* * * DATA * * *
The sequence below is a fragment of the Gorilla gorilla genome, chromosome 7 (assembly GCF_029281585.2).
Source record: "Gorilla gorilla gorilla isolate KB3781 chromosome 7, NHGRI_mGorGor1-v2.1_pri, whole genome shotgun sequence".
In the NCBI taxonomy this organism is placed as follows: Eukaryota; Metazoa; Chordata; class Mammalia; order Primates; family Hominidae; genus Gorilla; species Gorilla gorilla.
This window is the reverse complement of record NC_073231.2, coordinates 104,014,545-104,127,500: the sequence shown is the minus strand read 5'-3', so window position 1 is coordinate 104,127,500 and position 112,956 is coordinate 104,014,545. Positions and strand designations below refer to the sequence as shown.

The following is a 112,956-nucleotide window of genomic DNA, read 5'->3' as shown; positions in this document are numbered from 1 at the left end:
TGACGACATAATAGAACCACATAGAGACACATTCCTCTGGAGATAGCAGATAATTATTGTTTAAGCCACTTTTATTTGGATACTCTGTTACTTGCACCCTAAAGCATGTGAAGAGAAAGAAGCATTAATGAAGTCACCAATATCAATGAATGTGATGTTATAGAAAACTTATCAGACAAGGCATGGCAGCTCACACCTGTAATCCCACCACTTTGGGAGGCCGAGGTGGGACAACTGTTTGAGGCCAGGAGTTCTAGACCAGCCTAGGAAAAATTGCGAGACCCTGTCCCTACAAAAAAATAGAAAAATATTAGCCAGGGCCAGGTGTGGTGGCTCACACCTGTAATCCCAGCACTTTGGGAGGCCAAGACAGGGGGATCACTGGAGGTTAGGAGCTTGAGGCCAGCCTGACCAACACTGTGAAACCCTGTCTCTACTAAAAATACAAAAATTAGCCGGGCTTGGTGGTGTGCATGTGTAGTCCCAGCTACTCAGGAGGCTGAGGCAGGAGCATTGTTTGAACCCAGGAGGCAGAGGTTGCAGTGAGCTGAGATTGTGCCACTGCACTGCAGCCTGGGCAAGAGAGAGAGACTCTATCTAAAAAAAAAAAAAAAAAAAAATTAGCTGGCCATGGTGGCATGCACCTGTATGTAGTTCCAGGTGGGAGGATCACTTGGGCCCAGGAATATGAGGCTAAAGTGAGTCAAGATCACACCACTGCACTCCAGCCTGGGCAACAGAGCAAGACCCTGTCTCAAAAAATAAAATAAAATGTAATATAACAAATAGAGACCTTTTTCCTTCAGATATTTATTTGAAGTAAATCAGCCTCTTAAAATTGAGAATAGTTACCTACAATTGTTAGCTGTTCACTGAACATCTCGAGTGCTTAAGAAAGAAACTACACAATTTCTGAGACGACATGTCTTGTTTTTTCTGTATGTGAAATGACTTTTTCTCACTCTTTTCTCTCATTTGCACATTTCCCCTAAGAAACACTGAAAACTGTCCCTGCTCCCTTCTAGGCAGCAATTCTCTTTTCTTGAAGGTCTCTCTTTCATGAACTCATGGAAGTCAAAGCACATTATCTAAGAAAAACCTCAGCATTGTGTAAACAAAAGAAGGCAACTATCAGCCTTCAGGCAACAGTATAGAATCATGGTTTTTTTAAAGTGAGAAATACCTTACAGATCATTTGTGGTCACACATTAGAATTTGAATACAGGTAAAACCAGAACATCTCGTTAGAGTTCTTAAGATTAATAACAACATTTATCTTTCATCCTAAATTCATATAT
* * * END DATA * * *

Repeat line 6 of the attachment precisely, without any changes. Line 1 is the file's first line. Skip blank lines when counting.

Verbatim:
TGACGACATAATAGAACCACATAGAGACACATTCCTCTGGAGATAGCAGATAATTATTGTTTAAGCCACTTTTATTTGGATACTCTGTTACTTGCACCCTAAAGCATGTGAAGAGAAAGAAGCATTAATGAAGTCACCAATATCAATGAATGTGATGTTATAGAAAACTTATCAGACAAGGCATGGCAGCTCACACCTGTAATCCCACCACTTTGGGAGGCCGAGGTGGGACAACTGTTTGAGGCCAGGAGTTCTAGACCAGCCTAGGAAAAATTGCGAGACCCTGTCCCTACAAAAAAATAGAAAAATATTAGCCAGGGCCAGGTGTGGTGGCTCACACCTGTAATCCCAGCACTTTGGGAGGCCAAGACAGGGGGATCACTGGAGGTTAGGAGCTTGAGGCCAGCCTGACCAACACTGTGAAACCCTGTCTCTACTAAAAATACAAAAATTAGCCGGGCTTGGTGGTGTGCATGTGTAGTCCCAGCTACTCAGGAGGCTGAGGCAGGAGCATTGTTTGAACCCAGGAGGCAGAGGTTGCAGTGAGCTGAGATTGTGCCACTGCACTGCAGCCTGGGCAAGAGAGAGAGACTCTATCTAAAAAAAAAAAAAAAAAAAAATTAGCTGGCCATGGTGGCATGCACCTGTATGTAGTTCCAGGTGGGAGGATCACTTGGGCCCAGGAATATGAGGCTAAAGTGAGTCAAGATCACACCACTGCACTCCAGCCTGGGCAACAGAGCAAGACCCTGTCTCAAAAAATAAAATAAAATGTAATATAACAAATAGAGACCTTTTTCCTTCAGATATTTATTTGAAGTAAATCAGCCTCTTAAAATTGAGAATAGTTACCTACAATTGTTAGCTGTTCACTGAACATCTCGAGTGCTTAAGAAAGAAACTACACAATTTCTGAGACGACATGTCTTGTTTTTTCTGTATGTGAAATGACTTTTTCTCACTCTTTTCTCTCATTTGCACATTTCCCCTAAGAAACACTGAAAACTGTCCCTGCTCCCTTCTAGGCAGCAATTCTCTTTTCTTGAAGGTCTCTCTTTCATGAACTCATGGAAGTCAAAGCACATTATCTAAGAAAAACCTCAGCATTGTGTAAACAAAAGAAGGCAACTATCAGCCTTCAGGCAACAGTATAGAATCATGGTTTTTTTAAAGTGAGAAATACCTTACAGATCATTTGTGGTCACACATTAGAATTTGAATACAGGTAAAACCAGAACATCTCGTTAGAGTTCTTAAGATTAATAACAACATTTATCTTTCATCCTAAATTCATATAT